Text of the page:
Published 19 March 2020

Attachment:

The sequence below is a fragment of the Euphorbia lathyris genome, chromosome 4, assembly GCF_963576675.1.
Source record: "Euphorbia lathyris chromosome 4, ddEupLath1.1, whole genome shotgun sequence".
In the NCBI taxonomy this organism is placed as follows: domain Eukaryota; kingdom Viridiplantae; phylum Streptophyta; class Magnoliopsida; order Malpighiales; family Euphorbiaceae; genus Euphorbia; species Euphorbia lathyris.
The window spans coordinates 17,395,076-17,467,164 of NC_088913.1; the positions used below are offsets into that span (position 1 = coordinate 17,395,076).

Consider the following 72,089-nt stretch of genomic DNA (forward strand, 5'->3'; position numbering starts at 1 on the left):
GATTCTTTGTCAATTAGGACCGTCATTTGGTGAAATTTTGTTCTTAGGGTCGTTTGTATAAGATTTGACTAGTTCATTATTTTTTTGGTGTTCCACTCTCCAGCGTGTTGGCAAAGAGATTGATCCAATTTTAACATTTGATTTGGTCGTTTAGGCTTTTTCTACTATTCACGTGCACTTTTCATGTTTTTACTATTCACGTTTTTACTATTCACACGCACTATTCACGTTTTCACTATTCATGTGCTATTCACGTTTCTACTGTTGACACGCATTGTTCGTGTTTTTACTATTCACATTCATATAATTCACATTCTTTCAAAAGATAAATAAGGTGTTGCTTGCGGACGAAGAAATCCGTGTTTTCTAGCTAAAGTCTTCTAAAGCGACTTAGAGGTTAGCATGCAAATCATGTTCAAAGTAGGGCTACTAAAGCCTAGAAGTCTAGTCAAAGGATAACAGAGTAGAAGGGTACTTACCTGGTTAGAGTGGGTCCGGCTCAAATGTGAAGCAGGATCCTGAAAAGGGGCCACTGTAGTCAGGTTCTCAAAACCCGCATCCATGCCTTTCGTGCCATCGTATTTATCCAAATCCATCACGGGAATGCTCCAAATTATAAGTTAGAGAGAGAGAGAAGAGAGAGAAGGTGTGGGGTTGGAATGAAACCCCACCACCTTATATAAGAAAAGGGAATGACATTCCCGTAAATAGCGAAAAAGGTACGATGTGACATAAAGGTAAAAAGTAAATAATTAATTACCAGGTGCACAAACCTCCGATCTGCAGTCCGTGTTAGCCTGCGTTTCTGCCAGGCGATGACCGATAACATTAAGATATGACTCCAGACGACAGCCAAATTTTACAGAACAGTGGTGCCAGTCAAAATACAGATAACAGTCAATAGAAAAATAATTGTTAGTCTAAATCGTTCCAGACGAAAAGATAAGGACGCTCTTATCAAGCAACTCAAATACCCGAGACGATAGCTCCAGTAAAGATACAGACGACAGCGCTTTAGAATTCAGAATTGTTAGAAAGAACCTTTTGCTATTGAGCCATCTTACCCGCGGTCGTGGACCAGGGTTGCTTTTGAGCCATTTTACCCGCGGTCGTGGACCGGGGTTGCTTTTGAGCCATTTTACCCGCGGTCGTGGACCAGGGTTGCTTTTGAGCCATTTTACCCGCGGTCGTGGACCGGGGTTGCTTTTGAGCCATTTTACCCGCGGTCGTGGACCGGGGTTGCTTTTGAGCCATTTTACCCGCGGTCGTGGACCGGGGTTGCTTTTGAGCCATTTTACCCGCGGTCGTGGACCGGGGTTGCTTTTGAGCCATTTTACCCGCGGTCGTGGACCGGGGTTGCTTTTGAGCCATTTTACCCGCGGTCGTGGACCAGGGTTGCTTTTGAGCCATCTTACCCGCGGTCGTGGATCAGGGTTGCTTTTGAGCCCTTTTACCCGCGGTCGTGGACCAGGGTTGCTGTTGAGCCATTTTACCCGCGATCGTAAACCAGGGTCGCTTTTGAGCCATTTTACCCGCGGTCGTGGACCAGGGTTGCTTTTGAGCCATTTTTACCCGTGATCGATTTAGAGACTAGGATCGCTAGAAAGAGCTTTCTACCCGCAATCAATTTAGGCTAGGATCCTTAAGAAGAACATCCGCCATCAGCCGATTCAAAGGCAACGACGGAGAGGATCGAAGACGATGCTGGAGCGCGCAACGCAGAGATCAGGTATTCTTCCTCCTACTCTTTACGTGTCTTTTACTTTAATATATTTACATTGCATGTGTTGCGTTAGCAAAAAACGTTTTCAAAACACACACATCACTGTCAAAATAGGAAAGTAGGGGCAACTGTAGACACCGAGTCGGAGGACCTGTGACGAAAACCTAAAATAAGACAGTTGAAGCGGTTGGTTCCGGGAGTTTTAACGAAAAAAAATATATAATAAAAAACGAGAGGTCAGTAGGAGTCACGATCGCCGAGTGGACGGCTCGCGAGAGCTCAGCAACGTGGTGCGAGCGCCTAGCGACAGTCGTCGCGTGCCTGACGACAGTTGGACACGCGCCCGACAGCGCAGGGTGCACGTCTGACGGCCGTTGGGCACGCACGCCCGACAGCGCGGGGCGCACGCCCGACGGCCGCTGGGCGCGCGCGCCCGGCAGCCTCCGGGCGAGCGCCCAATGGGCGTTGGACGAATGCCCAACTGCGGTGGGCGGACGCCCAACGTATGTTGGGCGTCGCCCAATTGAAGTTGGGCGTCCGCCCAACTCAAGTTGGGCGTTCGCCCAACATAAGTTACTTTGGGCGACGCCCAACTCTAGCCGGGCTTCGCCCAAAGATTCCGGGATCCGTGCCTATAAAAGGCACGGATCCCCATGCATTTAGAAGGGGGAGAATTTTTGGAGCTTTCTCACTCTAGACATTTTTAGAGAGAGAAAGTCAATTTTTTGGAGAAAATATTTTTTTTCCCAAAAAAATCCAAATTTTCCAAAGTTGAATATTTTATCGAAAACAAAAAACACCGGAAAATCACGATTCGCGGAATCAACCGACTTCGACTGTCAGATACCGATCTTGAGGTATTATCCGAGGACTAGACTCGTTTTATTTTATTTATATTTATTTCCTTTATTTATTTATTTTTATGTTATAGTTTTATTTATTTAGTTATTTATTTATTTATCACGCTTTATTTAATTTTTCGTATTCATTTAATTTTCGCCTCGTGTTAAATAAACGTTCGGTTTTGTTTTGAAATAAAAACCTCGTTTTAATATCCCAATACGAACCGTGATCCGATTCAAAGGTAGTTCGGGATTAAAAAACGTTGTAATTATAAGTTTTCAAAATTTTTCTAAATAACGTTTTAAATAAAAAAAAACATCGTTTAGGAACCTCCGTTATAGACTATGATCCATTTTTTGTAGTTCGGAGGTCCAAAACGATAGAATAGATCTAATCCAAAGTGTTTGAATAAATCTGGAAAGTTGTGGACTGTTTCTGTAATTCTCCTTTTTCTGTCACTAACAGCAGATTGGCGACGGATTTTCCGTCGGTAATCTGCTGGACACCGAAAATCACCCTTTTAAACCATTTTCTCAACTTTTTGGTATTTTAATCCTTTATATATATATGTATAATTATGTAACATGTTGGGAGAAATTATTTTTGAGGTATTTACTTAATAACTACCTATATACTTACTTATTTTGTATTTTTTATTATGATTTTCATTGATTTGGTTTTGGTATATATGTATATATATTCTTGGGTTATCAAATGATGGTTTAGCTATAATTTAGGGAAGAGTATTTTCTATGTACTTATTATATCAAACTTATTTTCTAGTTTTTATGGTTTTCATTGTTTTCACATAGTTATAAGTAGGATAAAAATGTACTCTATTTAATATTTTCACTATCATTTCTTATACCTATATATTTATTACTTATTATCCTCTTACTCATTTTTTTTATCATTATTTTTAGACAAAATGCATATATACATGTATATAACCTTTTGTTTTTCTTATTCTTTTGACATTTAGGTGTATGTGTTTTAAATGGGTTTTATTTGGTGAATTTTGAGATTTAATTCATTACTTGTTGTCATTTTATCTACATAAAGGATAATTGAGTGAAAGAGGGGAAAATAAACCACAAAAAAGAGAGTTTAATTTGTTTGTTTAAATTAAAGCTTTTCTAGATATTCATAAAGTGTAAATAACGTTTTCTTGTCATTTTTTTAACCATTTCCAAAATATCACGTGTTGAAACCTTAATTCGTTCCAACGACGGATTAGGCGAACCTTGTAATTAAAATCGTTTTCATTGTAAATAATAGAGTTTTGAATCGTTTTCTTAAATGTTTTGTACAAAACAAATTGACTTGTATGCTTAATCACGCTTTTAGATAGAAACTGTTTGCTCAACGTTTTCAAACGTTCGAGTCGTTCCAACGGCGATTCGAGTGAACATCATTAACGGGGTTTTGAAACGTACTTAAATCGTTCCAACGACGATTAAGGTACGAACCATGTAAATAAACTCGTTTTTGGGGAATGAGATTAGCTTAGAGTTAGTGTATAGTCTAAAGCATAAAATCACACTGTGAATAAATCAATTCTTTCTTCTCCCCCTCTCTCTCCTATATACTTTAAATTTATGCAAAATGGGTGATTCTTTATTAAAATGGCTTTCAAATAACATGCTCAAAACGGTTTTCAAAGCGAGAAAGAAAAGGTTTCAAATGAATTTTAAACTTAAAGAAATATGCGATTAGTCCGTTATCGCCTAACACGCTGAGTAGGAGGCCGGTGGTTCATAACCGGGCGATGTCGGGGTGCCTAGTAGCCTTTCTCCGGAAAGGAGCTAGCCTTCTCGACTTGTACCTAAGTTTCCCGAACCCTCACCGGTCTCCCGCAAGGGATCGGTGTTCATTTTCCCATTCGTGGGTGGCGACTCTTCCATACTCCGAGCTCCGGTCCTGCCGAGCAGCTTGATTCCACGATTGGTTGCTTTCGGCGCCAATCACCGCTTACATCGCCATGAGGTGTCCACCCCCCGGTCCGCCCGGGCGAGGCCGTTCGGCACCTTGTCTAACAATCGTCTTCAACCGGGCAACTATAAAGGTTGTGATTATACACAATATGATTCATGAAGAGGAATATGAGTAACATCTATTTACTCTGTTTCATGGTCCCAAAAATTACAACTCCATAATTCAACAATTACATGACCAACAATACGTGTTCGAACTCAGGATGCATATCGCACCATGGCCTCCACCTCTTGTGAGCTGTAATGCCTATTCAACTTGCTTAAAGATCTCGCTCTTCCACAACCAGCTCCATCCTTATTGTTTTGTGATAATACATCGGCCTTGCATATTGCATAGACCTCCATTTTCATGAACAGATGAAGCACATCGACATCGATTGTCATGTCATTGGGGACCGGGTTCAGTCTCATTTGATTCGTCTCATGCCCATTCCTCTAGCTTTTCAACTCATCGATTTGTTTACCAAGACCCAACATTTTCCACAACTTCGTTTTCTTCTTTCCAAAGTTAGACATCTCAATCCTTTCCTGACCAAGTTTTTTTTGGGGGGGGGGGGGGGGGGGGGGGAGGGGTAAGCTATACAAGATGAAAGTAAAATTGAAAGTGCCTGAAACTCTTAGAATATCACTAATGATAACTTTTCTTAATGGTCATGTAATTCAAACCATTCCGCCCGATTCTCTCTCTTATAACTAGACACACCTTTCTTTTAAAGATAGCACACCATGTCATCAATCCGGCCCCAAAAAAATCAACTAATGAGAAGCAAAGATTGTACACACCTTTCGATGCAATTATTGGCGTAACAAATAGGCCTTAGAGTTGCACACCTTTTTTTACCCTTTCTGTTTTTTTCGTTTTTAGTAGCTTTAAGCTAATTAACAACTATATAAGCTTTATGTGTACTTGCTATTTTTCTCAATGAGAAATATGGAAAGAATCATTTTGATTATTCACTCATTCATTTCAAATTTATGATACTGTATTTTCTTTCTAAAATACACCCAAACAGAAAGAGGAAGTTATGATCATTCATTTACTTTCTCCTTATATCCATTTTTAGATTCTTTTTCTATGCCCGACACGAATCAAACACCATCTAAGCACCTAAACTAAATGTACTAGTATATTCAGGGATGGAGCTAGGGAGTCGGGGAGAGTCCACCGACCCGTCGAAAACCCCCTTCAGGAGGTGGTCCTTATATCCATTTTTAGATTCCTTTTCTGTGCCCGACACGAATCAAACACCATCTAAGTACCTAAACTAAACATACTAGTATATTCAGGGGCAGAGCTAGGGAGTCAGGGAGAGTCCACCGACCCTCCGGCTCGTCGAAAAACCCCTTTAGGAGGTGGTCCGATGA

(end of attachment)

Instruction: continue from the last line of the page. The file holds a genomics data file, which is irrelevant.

This article explores the role of arbitration institutions in system-building and argues that arbitration institutions by replicating each other's rules, facilitating growth of a common culture of arbitration and strategically cooperating with each other act as important agents in making arbitration a truly international system. Arbitration institutions impact international arbitration in a fundamental way, i.e., despite lacking a formal system of precedent, cross-institutional convergence of rules by replication underpinned by a shared culture of arbitration increases the chances of similar outcomes in procedural disputes with similar facts as borrowing of interpretations across institutions become easier. This can eventually lead to the creation of 'uniform global rules of arbitration practice' in the future. Though convergence across institutional rules has its merits, it may also undermine the benefits of diversity. Further research is required to understand the role of arbitration institutions as system-builders and how cross-institutional convergence of rules will impact the evolution of international arbitration - for example, will adoption of similar arbitration rules to harness the power of technology, systemically transform the way lawyers arbitrate disputes in the future?